Saturday, December 13, 2008

Ode to Fandom: Of Trashcans, Traditions, & The Delta Spirit

The Delta Spirit share stories; but most of all, they share themselves. Gritty and generous, the young California-based band have crisscrossed the continent playing shows for any who’ll hear them, carving an adventurous mythology that matches the more epic aspects of their viral melodies and visionary messages.
Referencing Americana and soul in a denim-pants-and-checkered-shirts package that is undeniably rock and roll, this five-piece breathe a fiery altar call to the sodden glories of the road. From cop troubles to car troubles to stolen laptops, this band has seen it all. Rather than hated as hardship, such travails teach the lessons of a life as lyrical as the band’s poetry. While tales of busking and dumpster-diving make good copy for the awed critics or the awful cynics, with these guys, the legends lack pretense; they’re just part of the daily program. The stuff is so real—too real with spiritual echoes of Springsteen and Steinbeck, made for dirt roads and dive bars. The timeless truths that populate the songs drink from the tap of a pure source.
While some of our favorite bands rarely if ever make it to Nashville, Delta Spirit have given us plenty of their time and have built up a fanbase in the process. Windy, wet, and cold, we welcomed winter much too early to Tennessee this year. Weather or not, we packed ourselves into the car with a special gift for the band, a trashcan lid. Heading to the show, we felt like the lyrics to “Trashcan”: “My love is coming I can barely hardly wait.” During that track, singer Matt Vasquez says he’s found the cure for his own cancer. That Wednesday night, we knew he’d certainly cure our hunger for more great music.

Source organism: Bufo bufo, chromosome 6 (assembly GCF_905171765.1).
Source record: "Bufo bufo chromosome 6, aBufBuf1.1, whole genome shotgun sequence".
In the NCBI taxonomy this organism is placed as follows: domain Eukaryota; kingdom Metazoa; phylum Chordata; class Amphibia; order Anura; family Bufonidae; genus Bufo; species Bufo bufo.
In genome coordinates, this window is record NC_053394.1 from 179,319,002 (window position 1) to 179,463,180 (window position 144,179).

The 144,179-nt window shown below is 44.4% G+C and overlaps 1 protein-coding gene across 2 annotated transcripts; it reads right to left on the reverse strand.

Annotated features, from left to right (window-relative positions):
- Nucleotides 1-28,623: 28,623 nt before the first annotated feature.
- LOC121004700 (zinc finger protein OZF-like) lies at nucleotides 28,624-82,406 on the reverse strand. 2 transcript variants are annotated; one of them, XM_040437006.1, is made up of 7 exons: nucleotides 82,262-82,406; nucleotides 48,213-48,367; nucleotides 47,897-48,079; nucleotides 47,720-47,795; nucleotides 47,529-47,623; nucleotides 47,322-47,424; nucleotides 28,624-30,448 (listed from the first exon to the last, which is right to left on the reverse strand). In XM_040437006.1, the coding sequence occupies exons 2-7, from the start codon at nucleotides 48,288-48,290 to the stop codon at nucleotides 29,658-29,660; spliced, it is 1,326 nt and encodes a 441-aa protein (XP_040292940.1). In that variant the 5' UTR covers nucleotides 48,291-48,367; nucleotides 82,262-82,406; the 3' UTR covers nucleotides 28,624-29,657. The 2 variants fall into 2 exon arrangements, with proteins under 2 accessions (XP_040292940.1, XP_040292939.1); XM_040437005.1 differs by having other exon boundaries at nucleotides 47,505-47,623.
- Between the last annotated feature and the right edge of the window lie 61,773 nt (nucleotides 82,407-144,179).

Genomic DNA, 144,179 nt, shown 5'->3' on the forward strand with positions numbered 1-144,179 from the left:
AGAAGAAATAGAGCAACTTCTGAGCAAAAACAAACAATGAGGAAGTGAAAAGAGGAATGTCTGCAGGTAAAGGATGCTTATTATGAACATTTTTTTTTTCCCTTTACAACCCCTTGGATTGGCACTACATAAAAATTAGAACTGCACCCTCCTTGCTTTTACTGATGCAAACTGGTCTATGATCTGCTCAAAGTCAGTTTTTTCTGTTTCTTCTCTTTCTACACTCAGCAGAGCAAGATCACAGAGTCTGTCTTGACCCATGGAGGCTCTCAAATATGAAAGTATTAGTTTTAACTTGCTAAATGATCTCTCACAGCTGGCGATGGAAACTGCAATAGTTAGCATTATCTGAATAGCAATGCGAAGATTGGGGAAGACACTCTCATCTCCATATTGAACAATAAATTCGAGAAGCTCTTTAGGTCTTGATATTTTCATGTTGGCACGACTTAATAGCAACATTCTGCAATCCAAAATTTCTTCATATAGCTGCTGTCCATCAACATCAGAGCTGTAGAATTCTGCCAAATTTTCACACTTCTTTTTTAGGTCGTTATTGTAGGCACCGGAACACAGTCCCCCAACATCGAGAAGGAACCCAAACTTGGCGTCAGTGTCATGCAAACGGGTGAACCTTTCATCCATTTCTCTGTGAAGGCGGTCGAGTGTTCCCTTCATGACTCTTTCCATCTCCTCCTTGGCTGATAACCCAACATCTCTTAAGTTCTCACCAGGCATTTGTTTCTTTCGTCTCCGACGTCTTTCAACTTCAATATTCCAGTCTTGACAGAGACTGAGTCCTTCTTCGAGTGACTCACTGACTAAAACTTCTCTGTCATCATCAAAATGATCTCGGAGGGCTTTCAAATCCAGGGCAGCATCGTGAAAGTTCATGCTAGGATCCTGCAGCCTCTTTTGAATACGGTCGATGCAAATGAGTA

The Mercy Lounge filled up slowly at first, but by the time the second of two opening bands was onstage, the crowd was solid. Nashville’s Canon Blue tore it up with a highly original and percussive blend—brimming with tribal references to new wave, psychedelia, and experimental. By 11pm on a weeknight, we were ready for Delta Spirit to hitch a ride on the train driving directly into our fanboy and fangirl brains.
With “Strange Vine,” they tell the story of planting their own garden—which really defines the entire earthy ethos of the band. Infected with irresistible rhythms and real prayers for freedom, “Streetwalker” solidifies as one of the already timeless classics in the band’s repertoire. As up-front and heart-tugging as each song is on the album Ode To Sunshine, once translated for the urban temples of clubs and bars, the tracks attack the spirit and stick to the gut. Whether he’s smiling or growling, wailing a line or nailing a riff, there’s simply no denying the magic charisma of Matt Vasquez and has compaƱeros.
From its opening harmonica howl to each and every word Matt emotes, “People, Turn Around” proves itself simply as one of best songs we’ve ever heard. Its intoxicated and churchy qualities inspire fans to wave their arms and raise their beers and sing along really loudly. Its universal message inspires Matt to tell us he’s never meant anything more than he means this song right now, and he doesn’t care how cheesy that sounds. The fans, we believe it. We believe in the images of guns and grades, of needles and snow, of light and love, of blood and a beard, of angels and bones. We believe it so much that we keep singing long after the show is over. We believe it so much, that we’re still singing it now.
Delta Spirit’s debut album Ode to Sunshine was (re)released this year on Rounder Records. Delta Spirit appear to always be on tour. Please visit:

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